Tuesday, November 2, 2021

Homecoming – Parts 1 and 2

Short Fiction







Auckland Airport – circa 2016





I was delighted to see my daughter waiting for me at the exit of Auckland International Airport.

“You have grown so tall – and – you look so pretty…” I said to her.

My daughter smiled – she gave me a warm hug – and – she said to me:

“It’s been 3 years – I am so happy to see you, Daddy – I was eagerly waiting to see you – but – you took so much time – your flight landed more than an hour ago…”

“Immigration didn’t take much time – my bag arrived quickly too – but – there was delay at biosecurity – an old lady ahead of me in the queue had brought home-made pickles, sweets and mangoes from India – and – she was arguing and was refusing to pay the fine…” I said.

“How stupid – don’t they read the biosecurity rules before coming to New Zealand…?” my daughter said.

“Forget all that…” I said, “where have you booked me – in the same hotel where you work…?”

“No hotel - you are going to stay at home – our home…” my daughter said, firmly.

“But – your mother…?” I said to her, with a bit of apprehension.

(When talking to my daughter – I had always addressed my wife as “your mother” – even when we were married…)

“Mother…? You don’t worry about her…” my daughter said to me, “it is your house – and – I want you to stay with us at home…”

“Okay – shall we go by “Airport Shuttle Bus”…? We can get down at Mount Eden Village Bus Stop – and – walk down to our house in Epsom…” I said to my daughter.

“We are driving down in our car…” she said, with a confident smile.

“Car…? Has your mother come…?” I ask, feeling uneasy.

“No – I am driving…” my daughter said.

“You…? But you are just 17…” I said to her.

“Have you forgotten the rules…? I got my driving license last year. Of course – it is a restricted one – so – I can drive only during the daytime – from 5 AM to 10 PM – next year – I will get my full-fledged driving license…” my daughter said.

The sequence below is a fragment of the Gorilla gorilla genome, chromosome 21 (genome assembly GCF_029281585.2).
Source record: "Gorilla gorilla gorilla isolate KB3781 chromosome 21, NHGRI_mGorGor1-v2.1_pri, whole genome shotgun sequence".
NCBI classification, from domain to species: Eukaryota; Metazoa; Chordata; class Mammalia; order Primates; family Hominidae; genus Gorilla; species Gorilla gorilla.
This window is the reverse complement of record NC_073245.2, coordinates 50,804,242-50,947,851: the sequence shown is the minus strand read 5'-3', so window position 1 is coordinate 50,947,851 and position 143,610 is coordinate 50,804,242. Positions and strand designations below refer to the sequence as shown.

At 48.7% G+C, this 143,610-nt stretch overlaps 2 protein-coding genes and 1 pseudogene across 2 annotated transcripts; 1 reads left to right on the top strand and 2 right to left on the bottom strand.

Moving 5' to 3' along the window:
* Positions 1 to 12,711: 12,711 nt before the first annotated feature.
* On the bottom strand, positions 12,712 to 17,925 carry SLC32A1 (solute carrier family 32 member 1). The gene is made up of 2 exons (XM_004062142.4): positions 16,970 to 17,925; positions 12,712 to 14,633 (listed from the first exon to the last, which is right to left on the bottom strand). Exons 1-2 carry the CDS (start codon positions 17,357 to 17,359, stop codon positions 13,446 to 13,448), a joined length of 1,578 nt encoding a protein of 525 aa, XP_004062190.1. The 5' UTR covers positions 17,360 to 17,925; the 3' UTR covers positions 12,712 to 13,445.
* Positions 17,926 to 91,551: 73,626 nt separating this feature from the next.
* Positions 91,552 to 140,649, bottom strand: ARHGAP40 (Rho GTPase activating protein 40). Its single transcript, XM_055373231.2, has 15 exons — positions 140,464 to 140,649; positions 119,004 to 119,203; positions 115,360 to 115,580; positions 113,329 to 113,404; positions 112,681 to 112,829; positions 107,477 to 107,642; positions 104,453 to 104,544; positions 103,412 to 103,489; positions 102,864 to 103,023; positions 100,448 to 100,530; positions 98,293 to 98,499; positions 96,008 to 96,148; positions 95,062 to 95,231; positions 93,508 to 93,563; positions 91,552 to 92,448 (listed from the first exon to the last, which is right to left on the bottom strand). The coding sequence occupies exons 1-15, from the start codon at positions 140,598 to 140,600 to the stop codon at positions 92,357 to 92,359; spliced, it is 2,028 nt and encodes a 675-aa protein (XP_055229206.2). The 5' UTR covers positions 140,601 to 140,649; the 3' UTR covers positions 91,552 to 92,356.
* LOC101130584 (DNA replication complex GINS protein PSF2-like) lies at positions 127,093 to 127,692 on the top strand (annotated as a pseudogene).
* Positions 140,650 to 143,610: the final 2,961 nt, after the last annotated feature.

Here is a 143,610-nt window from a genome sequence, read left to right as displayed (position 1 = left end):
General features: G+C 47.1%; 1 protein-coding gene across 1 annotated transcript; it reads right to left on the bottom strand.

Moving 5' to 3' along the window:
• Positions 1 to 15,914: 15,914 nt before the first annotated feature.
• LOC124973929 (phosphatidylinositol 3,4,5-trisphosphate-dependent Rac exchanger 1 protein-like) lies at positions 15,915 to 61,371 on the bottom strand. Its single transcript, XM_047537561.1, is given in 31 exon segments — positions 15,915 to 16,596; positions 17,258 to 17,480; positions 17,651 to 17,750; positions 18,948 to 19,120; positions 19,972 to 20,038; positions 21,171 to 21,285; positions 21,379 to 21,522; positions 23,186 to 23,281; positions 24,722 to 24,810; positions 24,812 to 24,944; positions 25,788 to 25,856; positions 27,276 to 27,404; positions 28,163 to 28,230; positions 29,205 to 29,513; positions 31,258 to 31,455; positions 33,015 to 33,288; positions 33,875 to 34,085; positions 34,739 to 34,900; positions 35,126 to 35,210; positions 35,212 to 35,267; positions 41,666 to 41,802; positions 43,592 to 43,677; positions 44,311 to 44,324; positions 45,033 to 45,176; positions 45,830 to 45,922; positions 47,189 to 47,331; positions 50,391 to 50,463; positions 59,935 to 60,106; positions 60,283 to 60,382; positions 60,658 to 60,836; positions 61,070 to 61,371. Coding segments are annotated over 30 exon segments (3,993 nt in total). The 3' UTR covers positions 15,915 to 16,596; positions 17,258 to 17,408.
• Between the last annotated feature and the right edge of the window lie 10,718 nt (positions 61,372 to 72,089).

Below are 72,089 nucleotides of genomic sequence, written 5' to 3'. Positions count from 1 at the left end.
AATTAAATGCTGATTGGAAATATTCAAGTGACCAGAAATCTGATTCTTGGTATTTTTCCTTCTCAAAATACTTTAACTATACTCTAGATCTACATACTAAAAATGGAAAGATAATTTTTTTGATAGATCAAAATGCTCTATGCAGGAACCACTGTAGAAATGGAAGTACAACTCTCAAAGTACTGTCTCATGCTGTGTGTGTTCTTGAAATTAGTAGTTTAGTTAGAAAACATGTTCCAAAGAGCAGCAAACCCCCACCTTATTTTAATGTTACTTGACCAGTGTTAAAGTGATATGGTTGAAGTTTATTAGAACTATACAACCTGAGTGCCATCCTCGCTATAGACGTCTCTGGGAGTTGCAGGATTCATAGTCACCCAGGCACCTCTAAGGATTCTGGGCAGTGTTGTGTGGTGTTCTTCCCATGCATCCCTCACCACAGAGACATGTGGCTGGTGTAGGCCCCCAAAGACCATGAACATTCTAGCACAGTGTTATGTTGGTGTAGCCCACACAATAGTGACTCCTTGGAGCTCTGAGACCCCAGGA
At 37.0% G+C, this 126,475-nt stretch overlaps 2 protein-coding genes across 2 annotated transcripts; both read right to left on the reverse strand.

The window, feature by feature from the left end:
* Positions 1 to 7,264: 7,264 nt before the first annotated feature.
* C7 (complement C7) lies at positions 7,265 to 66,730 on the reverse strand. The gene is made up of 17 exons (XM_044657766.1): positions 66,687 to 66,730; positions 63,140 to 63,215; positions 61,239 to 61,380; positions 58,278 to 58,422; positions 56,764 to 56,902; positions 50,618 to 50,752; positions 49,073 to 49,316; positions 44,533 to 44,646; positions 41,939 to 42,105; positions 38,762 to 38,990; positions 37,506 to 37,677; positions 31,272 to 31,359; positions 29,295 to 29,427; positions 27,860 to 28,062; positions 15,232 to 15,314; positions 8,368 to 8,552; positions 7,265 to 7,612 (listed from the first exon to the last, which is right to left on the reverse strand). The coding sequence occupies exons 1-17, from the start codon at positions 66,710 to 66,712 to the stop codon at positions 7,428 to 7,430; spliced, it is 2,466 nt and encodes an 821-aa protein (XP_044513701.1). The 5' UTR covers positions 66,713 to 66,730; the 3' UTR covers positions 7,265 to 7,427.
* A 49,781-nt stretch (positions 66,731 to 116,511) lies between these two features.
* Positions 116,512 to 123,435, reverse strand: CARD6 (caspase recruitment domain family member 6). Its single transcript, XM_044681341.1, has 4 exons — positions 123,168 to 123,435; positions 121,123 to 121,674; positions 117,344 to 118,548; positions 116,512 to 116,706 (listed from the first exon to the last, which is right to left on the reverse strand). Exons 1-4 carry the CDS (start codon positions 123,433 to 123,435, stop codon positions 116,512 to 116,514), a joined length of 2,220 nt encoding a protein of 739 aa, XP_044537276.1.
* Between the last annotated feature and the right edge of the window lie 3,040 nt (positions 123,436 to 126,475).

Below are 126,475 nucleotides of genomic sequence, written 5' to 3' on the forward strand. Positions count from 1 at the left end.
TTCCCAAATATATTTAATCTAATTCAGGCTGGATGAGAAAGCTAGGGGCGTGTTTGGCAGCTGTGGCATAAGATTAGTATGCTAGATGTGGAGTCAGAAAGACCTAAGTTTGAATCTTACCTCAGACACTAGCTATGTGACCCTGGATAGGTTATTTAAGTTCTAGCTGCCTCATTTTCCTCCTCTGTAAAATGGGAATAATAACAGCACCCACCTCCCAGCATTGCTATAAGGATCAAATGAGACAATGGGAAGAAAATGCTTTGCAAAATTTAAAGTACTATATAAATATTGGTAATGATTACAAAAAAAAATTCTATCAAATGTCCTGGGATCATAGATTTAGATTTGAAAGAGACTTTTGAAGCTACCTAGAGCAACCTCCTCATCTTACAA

And – we – my daughter and I – we walked towards the parking area.





As we drove from Auckland Airport to my erstwhile home in Epsom – my daughter said: “I am angry with you…”

“Why…?” I asked her, “what have I done…?”

“You have come after 3 years…” my daughter said to me, “I thought you will come more often – at least once in six months…”

“I thought it would be best to stay away…” I said to her, “in fact – even now – I came because I had to come in person…”

“Why did you think it was best to stay away from us…?” my daughter asked me.

“Your mother divorced me…” I said to her.

“She has divorced you – I haven’t divorced you…” my daughter said to me.

I looked at my daughter and thought about what she had said.

She had just uttered a profound truth.

Can children ever divorce their parents…?

Also – a man can divorce his wife – but he can he divorce his children…?

Parents can divorce each other – but can they divorce their children…?

“I know you still love me Monika…” I said to my daughter, “Don’t worry – I haven’t divorced you – I may have divorced your mother – but I will never “divorce” you – I love you very much…”